AMARILLO, TX – A challenge for a DME supplier is what to do with noncompliant oxygen patients . . . and with uncooperative physicians.
A supplier is not obligated to continue serving a Medicare oxygen patient (“beneficiary”) in the absence of (i) a fully compliant recertification CMN, and/or (ii) information in the beneficiary’s medical record that shows continuation of use and the existence of medical necessity. That being said, the supplier opens itself to risk if it picks up its equipment and the beneficiary subsequently has a bad outcome.
Rather than resorting to picking up the equipment, it is preferable for the supplier to attempt to motivate the beneficiary to become compliant or if that fails, then to motivate the beneficiary to voluntarily return the item. For example, the supplier may wish to take the following steps:
- Reminder letters: The supplier can send letters to the physician, the beneficiary, and to the beneficiary’s caregiver (a) before or contemporaneously with the beneficiary’s receipt of the item; and (b) 120, 90, 60 and 30 days before the date that recertification is due. The supplier can also use this opportunity to educate the beneficiary and his caregiver about fire safety to satisfy accreditation requirements.
- Lapse notification: If the beneficiary does not recertify, the supplier can send a letter to the beneficiary, the ordering physician, and the caregiver:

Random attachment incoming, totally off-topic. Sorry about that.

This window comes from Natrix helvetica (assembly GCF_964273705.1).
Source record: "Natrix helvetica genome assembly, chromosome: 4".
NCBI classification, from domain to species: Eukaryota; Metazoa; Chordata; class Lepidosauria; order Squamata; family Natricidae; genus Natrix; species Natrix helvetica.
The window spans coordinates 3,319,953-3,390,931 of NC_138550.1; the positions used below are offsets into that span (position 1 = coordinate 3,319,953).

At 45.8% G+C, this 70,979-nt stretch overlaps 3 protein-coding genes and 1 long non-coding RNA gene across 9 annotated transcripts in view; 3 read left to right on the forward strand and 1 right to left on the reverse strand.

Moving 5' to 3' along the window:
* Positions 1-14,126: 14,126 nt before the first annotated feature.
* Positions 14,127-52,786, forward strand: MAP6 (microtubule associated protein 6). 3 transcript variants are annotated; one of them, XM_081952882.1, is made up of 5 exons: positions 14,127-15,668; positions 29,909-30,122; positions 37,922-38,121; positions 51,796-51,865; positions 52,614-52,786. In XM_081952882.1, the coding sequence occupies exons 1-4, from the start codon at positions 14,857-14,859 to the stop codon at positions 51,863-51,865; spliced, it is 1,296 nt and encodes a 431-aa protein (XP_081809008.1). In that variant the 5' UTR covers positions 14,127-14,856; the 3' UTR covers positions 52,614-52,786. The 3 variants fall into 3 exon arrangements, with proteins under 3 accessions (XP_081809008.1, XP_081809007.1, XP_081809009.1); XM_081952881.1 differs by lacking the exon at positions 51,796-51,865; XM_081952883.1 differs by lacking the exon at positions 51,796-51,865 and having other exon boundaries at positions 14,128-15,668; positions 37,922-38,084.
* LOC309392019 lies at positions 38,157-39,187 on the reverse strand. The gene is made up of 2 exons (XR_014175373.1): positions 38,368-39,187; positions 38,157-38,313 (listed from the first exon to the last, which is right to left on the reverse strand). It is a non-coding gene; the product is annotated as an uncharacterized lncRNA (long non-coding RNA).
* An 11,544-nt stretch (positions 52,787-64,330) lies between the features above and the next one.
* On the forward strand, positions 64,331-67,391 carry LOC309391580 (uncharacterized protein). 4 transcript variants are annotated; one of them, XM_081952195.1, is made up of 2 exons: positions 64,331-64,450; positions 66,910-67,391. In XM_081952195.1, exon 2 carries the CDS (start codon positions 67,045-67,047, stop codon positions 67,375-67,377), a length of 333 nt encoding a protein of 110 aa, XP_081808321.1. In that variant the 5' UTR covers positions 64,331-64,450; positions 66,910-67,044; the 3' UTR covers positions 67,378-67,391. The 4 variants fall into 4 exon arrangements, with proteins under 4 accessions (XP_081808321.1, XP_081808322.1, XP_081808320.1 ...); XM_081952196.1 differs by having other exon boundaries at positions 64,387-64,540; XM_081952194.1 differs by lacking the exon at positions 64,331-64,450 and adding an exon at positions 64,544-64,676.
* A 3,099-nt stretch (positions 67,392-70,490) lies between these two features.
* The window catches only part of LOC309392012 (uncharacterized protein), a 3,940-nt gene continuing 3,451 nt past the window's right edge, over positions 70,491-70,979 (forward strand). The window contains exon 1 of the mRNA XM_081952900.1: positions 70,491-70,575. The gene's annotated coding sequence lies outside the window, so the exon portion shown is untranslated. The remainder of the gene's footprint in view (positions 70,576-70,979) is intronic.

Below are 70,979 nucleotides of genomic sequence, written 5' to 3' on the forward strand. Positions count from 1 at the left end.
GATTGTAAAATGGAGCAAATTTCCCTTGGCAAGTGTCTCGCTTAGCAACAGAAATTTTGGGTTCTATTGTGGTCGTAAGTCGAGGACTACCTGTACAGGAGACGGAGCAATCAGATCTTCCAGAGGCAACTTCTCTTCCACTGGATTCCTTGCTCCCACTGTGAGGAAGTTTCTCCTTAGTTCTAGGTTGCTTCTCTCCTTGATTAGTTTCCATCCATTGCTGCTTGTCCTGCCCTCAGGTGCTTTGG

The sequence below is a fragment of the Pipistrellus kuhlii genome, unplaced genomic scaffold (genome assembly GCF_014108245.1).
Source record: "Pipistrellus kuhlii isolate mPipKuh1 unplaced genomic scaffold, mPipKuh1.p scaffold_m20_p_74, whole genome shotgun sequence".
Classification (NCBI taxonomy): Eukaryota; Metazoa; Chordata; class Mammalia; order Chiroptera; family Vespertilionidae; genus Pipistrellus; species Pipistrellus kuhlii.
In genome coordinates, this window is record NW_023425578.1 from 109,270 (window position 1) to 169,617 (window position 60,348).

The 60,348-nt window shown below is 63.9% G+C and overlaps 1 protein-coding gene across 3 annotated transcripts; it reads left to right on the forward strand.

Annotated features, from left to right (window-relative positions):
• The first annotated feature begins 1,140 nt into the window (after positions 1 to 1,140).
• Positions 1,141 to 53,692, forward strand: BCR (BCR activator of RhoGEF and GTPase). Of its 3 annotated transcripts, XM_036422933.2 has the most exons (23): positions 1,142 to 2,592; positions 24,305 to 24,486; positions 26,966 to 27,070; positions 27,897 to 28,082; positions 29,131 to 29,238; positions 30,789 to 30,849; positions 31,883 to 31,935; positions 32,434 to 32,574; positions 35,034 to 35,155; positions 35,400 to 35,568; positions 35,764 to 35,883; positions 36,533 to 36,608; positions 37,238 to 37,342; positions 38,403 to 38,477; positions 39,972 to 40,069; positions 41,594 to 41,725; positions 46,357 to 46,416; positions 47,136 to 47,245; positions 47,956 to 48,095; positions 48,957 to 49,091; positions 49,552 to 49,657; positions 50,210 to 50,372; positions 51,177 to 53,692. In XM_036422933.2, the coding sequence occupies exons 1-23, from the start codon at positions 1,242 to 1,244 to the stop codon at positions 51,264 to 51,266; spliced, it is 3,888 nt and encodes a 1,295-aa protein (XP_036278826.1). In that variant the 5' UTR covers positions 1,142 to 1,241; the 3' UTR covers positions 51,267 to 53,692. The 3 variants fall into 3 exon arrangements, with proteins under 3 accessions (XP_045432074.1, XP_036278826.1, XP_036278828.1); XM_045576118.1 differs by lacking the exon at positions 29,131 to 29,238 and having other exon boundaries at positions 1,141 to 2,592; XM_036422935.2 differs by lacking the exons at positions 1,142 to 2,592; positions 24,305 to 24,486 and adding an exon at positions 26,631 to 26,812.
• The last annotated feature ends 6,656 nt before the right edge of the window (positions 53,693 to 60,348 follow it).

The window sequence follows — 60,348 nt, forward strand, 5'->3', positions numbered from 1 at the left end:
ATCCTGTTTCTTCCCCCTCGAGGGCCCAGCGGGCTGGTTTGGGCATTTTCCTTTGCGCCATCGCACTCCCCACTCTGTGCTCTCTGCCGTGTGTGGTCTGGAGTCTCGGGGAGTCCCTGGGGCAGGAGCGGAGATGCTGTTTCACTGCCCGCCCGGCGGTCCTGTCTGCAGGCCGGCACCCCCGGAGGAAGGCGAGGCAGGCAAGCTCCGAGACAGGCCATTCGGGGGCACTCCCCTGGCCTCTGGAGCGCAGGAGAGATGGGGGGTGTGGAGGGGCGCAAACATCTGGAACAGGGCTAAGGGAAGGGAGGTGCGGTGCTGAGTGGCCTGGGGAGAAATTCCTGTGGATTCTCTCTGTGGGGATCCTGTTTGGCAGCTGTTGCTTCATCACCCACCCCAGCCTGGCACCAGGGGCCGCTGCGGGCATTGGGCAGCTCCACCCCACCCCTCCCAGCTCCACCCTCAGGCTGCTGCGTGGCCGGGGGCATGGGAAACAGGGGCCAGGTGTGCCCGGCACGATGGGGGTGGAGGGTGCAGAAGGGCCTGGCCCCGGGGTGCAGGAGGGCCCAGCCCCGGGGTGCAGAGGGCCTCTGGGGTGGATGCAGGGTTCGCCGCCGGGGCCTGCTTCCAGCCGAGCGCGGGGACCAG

- notifying them that the certification of medical necessity has ended; and
- notifying them that the supplier will pick up the item in 30 days unless recertification documentation is received within 15 days (providing a specific date and time the equipment will be picked up); alternatively, the supplier can offer to provide a return shipping package to return the item by mail; and
- listing other suppliers from which the beneficiary can obtain a similar item (in most cases, this notification to the physician, the beneficiary and the caregiver should result in recertification).
- Gift card incentive: The DME supplier may wish to offer a $25 gift card to beneficiaries upon return of the item to the supplier. This is low risk under federal and state anti-kickback laws, and the federal beneficiary inducement statute, because the purpose of the card is not to induce referrals nor induce a person to become a customer of the supplier, but rather, to give the beneficiary an incentive to return the item.
Despite the supplier’s best efforts, some beneficiaries will refuse to either recertify or return the item to the supplier. In this case, the supplier can ask the beneficiary to sign an ABN, detailing the lack of medical necessity, in order to hold the beneficiary financially responsible. If the supplier is non-participating, then it can notify the beneficiary that the supplier will no longer accept assignment on claims and the beneficiary will be required to pay out-of-pocket.
Additional Patient Non-Compliance Scenarios
A common question that suppliers ask is: “How do we handle beneficiaries who are non-compliant with their oxygen therapy from a safety standpoint?” For example, assume that a beneficiary is found to be smoking while using his oxygen. Assume that after repeated attempts to re-direct the beneficiary’s unsafe behavior, such as contacting the physician and the beneficiary’s caregiver, re-education of the beneficiary, and documentation of these efforts, the beneficiary continues to smoke with oxygen in use.